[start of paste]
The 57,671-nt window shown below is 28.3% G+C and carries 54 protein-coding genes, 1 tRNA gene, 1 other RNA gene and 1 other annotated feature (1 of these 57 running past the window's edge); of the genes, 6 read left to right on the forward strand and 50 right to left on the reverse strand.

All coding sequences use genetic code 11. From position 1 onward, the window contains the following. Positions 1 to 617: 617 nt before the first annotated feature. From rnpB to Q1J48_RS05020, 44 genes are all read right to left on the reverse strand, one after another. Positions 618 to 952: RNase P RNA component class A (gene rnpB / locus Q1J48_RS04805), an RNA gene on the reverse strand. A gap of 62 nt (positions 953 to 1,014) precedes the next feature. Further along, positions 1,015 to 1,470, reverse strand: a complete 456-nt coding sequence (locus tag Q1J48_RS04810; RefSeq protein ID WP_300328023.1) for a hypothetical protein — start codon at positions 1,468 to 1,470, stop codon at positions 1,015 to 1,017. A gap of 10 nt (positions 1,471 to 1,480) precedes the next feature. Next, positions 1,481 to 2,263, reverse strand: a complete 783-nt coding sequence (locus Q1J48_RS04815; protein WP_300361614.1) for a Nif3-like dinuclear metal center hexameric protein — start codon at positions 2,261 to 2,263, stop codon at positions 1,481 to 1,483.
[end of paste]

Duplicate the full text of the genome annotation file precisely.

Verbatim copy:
The 57,671-nt window shown below is 28.3% G+C and carries 54 protein-coding genes, 1 tRNA gene, 1 other RNA gene and 1 other annotated feature (1 of these 57 running past the window's edge); of the genes, 6 read left to right on the forward strand and 50 right to left on the reverse strand.

All coding sequences use genetic code 11. From position 1 onward, the window contains the following. Positions 1 to 617: 617 nt before the first annotated feature. From rnpB to Q1J48_RS05020, 44 genes are all read right to left on the reverse strand, one after another. Positions 618 to 952: RNase P RNA component class A (gene rnpB / locus Q1J48_RS04805), an RNA gene on the reverse strand. A gap of 62 nt (positions 953 to 1,014) precedes the next feature. Further along, positions 1,015 to 1,470, reverse strand: a complete 456-nt coding sequence (locus tag Q1J48_RS04810; RefSeq protein ID WP_300328023.1) for a hypothetical protein — start codon at positions 1,468 to 1,470, stop codon at positions 1,015 to 1,017. A gap of 10 nt (positions 1,471 to 1,480) precedes the next feature. Next, positions 1,481 to 2,263, reverse strand: a complete 783-nt coding sequence (locus Q1J48_RS04815; protein WP_300361614.1) for a Nif3-like dinuclear metal center hexameric protein — start codon at positions 2,261 to 2,263, stop codon at positions 1,481 to 1,483.